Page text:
Hopefully, you get the idea. You can improve the product, change the packaging, or do anything you like to improve the customer's total buying experience – any of these things will add value. Perhaps not a ton of value – maybe only a nickel or two per treat. But if you sell enough trips, this can certainly add up. And you will certainly have a better ability to make money on whatever you sell than your competitors.
B. Achieving Uniqueness
The competitive situation we described earlier with Evil Egbert is not all that unusual. Unless you are doing something that no competitor is able to copy, you will have some competition, even if it is not particularly good competition. How can you get your profit picture looking like you do not have any competitors again? The key is finding some way to be unique. Ideally, you want to find a uniqueness that is considered valuable by some of your customers, but even simple strangeness and oddity can count for something – just look at the success of Ben & Jerry's or the Rainforest Café. In a vanilla world, people will pay a little extra for chocolate. Remember, though – if your uniqueness works, and gets you profitable business, your competitors will probably try to copy it, sooner or later.
One key to maintaining the competitive edge that uniqueness brings is to make it very difficult for competitors to copy you. There are several ways to do this. Competitors will fail at copying when one of four things happens:
1. They are unable to copy your uniqueness
2. They choose not to copy your uniqueness
3. They are invented from copying your uniqueness
4. The competitor copies you weakly because they fail to focus
Let's look at the keys to maintaining uniqueness in the light of these four factors.
1. Competitors will be able to copy distinguishing characteristics that are extremely difficult, or that require skills that can not easily be acquired. To use this factor, choose distinctions that require know-how that you possess and your competitors do not.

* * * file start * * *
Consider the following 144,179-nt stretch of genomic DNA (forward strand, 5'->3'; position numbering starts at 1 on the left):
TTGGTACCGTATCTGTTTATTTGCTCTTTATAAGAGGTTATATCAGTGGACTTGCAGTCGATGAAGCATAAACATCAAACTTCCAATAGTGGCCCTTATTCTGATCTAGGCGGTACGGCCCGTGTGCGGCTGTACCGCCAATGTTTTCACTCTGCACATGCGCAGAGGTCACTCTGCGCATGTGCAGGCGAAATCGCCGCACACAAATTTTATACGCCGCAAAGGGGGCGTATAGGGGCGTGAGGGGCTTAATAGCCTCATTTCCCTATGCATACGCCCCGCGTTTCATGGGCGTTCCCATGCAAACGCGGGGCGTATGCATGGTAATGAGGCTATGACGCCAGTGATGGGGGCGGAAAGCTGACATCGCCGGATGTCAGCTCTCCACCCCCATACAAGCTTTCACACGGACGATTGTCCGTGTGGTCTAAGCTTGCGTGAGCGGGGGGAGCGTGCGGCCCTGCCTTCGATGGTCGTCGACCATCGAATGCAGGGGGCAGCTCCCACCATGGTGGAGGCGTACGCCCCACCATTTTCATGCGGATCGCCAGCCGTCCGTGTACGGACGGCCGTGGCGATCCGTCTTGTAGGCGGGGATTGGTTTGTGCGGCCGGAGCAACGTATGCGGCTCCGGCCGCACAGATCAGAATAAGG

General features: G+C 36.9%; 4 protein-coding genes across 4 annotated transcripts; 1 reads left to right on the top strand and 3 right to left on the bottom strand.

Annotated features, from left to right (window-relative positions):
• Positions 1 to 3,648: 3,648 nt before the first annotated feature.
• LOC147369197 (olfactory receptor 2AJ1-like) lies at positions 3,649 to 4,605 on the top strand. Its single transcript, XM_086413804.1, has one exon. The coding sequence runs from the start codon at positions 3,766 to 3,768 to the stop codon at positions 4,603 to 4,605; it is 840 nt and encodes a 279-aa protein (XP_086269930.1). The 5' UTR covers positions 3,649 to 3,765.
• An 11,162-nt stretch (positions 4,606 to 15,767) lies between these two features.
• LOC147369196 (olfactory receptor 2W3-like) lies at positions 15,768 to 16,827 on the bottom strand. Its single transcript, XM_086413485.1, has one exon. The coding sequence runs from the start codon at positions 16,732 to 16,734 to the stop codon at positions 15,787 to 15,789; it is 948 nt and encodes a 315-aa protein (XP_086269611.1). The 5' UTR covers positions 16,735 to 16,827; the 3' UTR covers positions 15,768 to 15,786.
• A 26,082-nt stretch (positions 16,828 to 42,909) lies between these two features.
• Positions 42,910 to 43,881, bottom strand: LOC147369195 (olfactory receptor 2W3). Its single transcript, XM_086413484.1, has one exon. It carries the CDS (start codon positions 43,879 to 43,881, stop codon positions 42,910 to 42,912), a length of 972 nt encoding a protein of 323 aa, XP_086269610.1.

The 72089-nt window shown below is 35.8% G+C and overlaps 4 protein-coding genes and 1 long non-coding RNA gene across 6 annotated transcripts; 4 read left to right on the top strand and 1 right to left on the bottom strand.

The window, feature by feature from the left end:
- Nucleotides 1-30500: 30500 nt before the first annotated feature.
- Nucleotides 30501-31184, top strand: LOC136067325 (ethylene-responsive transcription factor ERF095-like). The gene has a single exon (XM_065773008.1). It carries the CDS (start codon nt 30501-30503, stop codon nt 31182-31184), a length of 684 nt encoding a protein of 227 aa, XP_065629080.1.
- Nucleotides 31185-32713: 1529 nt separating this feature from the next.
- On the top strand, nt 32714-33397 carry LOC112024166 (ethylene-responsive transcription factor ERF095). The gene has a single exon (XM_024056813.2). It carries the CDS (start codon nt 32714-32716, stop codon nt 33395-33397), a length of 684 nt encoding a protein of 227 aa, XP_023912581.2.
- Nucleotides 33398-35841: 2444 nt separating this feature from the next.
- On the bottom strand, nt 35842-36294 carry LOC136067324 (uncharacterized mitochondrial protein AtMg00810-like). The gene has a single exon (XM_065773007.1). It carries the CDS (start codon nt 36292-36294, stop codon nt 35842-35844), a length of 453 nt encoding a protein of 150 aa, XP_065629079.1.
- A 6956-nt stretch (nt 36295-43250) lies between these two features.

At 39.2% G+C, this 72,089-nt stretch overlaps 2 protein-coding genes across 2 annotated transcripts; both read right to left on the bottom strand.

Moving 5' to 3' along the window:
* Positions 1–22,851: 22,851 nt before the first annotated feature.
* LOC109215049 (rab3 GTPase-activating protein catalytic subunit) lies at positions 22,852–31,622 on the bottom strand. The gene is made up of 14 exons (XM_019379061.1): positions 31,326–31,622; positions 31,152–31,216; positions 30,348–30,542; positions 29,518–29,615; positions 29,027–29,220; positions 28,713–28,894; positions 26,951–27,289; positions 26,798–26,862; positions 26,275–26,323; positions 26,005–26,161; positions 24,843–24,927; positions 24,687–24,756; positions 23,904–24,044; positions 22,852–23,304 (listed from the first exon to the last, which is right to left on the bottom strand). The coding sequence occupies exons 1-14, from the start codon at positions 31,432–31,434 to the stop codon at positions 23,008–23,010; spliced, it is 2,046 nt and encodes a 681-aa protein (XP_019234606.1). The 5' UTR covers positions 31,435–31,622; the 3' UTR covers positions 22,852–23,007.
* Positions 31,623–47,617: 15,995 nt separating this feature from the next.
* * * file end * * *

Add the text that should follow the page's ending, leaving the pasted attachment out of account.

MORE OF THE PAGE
2. To convince a competitor to do anything is extremely difficult. To prevent competitors from choosing to copy your distinction, you may want to choose a distinction that is particularly unattractive. For example, any distinction that increases costs, or violates conventional wisdom about how people make money in your industry might be passed over by your competition because it is "impractical". I've worked with companies who have made millions by targeting the least attractive customers in their markets simply because their competitors did not want to sit down and figure out why no one wanted those customers.
3. There are only a few ways to actually prevent a competitor from copying you, and most of them require legal and / or government intervention. A good example of this is patent protection, which is certainly a viable method for maintaining uniqueness. Unfortunately, most of these approaches have a finite life span, so you had best being increasing your uniqueness in some other form while you have the protection of the government. If you do not, you will find that reliance upon legal protection can be a debilitating addiction – and cold turkey withdrawal is often fatal.
4. The focus advantage is unquestionably one of the simplest and easiest tools available to the smaller company. It is particularly useful when you are competitive with a much larger company. If you choose to focus on a specific market that is much larger than your larger competitor, you will likely become the preferred supplier for that niche. The downside of this approach is that you will become less successful outside of your focus area – but you should be able to reap much higher profitability as a result of focusing your efforts on meeting the needs of a specific type of customer. Many smaller companies avoid this approach because they feel it limits their ability to grow – but the exact opposite is usually true. In insurance, for example, we have seen companies make excellent profits and achieve superb growth by focusing on a market that is less than 5% of the market their competitors have targeted.
Understanding how uniqueness leads to profit is a great way to differentiate your company and attain higher than average profitability in your business. Too many people treat profit as a simple, black-and-white item that can only be tackled in predictable, copyable ways such as cost cutting. With a little care, you can set your business apart and really put your company in a position that yields long-term advantage in the marketplace.
Copyright 2007 by Center for Simplified Strategic Planning, Inc., Ann Arbor, Michigan – Reprint permission granted with full attribution.